6 Answers

  1. Start with the originals. Plato and Aristotle are “first philosophers”, the problems they pose and the solutions they give are expressed in a direct text that does not require the knowledge of any predecessors for understanding. And then you can take a university textbook and compare your understanding with it.

  2. It is best to read the Anthology of World Philosophy in various publications. I would recommend this one:

    Anthology of World Philosophy: Antiquity. – Mn.: Harvest, Moscow: OOO “AST Publishing House”, 2001. – 960 p.

    Here is the page of the book on Ozone, it is currently out of stock, but may appear.

    In fact, it is quite possible to read the classic edition of the AMP from 1969. Right here it is even available in an electronic version.

  3. In Russian, there is an excellent textbook “Greek Philosophy” edited by Monica Canto-Sperber, written by a team of world-renowned specialists. I will not say how it is for very beginners, but look in its direction for sure.

  4. Asmus writes in quite accessible language, and it's easy to break through his Marxism-Leninism, so I advise you to take it up again. Other authors will only make it harder. However, you can take Russell, but I warn you — he is even more engaged than Asmus, only instead of Marxism, he has left-liberal positivism, which is much more difficult to filter; Asmus did not believe in any Leninism (see biography of Asmus) and he has it for show, whereas Russell was a positivist quite sincerely, and therefore it is embedded in the body of the text, fused with it tightly.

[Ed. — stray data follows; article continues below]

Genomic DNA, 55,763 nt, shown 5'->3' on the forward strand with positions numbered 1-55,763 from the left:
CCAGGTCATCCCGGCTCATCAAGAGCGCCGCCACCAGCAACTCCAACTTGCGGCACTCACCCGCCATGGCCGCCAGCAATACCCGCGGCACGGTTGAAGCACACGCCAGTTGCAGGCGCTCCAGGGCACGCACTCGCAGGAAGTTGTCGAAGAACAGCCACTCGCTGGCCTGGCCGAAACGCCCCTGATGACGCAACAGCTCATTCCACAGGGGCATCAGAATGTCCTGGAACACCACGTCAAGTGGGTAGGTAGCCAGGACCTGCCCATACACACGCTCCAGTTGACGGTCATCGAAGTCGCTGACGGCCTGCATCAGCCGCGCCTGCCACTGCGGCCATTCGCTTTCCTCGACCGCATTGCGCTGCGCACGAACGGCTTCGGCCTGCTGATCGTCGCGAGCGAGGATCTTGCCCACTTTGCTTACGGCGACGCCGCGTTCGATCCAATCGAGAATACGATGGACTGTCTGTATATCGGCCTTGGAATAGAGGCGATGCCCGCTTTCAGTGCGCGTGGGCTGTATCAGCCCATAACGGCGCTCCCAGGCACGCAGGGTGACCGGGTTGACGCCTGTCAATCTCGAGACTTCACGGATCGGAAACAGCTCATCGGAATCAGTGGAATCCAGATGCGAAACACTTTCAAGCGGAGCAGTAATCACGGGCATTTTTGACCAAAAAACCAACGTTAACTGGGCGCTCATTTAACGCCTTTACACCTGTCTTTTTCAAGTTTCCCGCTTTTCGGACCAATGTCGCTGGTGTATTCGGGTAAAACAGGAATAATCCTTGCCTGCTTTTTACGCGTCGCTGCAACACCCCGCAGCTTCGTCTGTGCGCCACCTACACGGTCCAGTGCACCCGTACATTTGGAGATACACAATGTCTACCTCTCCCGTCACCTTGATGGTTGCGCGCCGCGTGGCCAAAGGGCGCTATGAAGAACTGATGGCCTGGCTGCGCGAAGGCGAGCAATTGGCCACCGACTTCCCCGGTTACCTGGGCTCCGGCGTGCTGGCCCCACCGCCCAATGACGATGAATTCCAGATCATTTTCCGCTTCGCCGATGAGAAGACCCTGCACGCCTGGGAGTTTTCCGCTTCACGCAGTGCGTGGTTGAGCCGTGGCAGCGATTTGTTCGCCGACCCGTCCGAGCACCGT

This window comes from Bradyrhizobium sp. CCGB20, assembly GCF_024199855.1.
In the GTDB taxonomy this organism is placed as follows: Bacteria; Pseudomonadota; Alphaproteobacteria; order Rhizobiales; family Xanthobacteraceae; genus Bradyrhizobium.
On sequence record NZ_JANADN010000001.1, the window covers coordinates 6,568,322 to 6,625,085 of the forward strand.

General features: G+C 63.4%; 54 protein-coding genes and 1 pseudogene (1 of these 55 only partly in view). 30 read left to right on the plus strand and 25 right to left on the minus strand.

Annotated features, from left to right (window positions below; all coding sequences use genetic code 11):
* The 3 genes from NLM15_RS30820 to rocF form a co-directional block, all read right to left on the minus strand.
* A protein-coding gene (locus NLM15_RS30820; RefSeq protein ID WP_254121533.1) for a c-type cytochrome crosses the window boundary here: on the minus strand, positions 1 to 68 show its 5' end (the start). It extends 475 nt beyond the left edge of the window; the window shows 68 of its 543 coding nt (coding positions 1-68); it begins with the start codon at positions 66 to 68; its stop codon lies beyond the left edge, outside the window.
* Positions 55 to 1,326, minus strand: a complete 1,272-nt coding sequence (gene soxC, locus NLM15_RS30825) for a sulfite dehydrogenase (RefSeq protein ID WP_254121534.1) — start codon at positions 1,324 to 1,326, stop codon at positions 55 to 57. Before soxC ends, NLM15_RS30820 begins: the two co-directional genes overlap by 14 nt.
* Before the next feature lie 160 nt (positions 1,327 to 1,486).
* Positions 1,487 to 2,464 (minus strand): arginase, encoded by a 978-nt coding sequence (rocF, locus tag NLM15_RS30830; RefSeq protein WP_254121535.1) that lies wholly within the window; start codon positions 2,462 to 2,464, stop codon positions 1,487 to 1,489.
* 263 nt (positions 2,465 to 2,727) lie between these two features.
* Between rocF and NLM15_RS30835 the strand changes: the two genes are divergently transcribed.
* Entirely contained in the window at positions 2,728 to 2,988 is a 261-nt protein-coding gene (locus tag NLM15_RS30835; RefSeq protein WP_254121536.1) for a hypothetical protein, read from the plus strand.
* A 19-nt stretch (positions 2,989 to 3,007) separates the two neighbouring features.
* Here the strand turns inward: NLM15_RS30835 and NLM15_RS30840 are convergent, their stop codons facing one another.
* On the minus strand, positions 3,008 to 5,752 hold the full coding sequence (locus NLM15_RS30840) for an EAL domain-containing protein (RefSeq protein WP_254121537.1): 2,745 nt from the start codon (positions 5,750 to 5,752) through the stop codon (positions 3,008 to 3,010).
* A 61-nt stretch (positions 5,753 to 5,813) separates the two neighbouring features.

5. Immersion in philosophy is better to start with textbooks, for example, with the textbook “History of Philosophy” Vasiliev, Krotov, Bugay. There you can get a basic layer of knowledge, having which, you can more easily immerse yourself in individual philosophical schools, trends and epochs.

    And then you can study philosophers by epoch, starting with Antiquity.

  6. It is always better to read the original first, if possible – in order to form your own view of the author's ideas, your own opinion about the subject of study. Then you can look at articles/textbooks/scientific works of famous and not-so-famous scientists, you will agree with someone, you will not agree with someone, someone's work will help you better understand what is stated in the source (for example, if it caused difficulties in understanding the terms) – treat the secondary material as a good discussion

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